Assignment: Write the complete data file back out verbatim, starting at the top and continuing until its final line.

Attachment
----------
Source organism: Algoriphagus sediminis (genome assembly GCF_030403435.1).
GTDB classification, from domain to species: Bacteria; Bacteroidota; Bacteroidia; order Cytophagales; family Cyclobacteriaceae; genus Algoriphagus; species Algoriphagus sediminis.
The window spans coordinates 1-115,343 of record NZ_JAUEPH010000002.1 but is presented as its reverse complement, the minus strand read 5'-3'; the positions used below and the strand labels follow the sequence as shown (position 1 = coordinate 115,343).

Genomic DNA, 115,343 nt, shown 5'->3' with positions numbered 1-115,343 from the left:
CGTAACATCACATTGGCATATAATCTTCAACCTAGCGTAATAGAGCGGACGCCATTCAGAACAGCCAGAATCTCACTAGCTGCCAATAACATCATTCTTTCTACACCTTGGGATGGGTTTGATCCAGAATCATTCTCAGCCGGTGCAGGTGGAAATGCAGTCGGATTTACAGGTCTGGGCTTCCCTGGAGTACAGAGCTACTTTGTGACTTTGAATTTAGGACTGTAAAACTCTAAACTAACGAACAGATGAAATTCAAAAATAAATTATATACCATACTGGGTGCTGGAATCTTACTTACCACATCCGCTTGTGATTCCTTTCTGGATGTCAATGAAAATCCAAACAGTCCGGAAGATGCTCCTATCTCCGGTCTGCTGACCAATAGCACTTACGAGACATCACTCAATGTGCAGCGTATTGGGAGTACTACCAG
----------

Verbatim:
Source organism: Algoriphagus sediminis (genome assembly GCF_030403435.1).
GTDB classification, from domain to species: Bacteria; Bacteroidota; Bacteroidia; order Cytophagales; family Cyclobacteriaceae; genus Algoriphagus; species Algoriphagus sediminis.
The window spans coordinates 1-115,343 of record NZ_JAUEPH010000002.1 but is presented as its reverse complement, the minus strand read 5'-3'; the positions used below and the strand labels follow the sequence as shown (position 1 = coordinate 115,343).

Genomic DNA, 115,343 nt, shown 5'->3' with positions numbered 1-115,343 from the left:
CGTAACATCACATTGGCATATAATCTTCAACCTAGCGTAATAGAGCGGACGCCATTCAGAACAGCCAGAATCTCACTAGCTGCCAATAACATCATTCTTTCTACACCTTGGGATGGGTTTGATCCAGAATCATTCTCAGCCGGTGCAGGTGGAAATGCAGTCGGATTTACAGGTCTGGGCTTCCCTGGAGTACAGAGCTACTTTGTGACTTTGAATTTAGGACTGTAAAACTCTAAACTAACGAACAGATGAAATTCAAAAATAAATTATATACCATACTGGGTGCTGGAATCTTACTTACCACATCCGCTTGTGATTCCTTTCTGGATGTCAATGAAAATCCAAACAGTCCGGAAGATGCTCCTATCTCCGGTCTGCTGACCAATAGCACTTACGAGACATCACTCAATGTGCAGCGTATTGGGAGTACTACCAG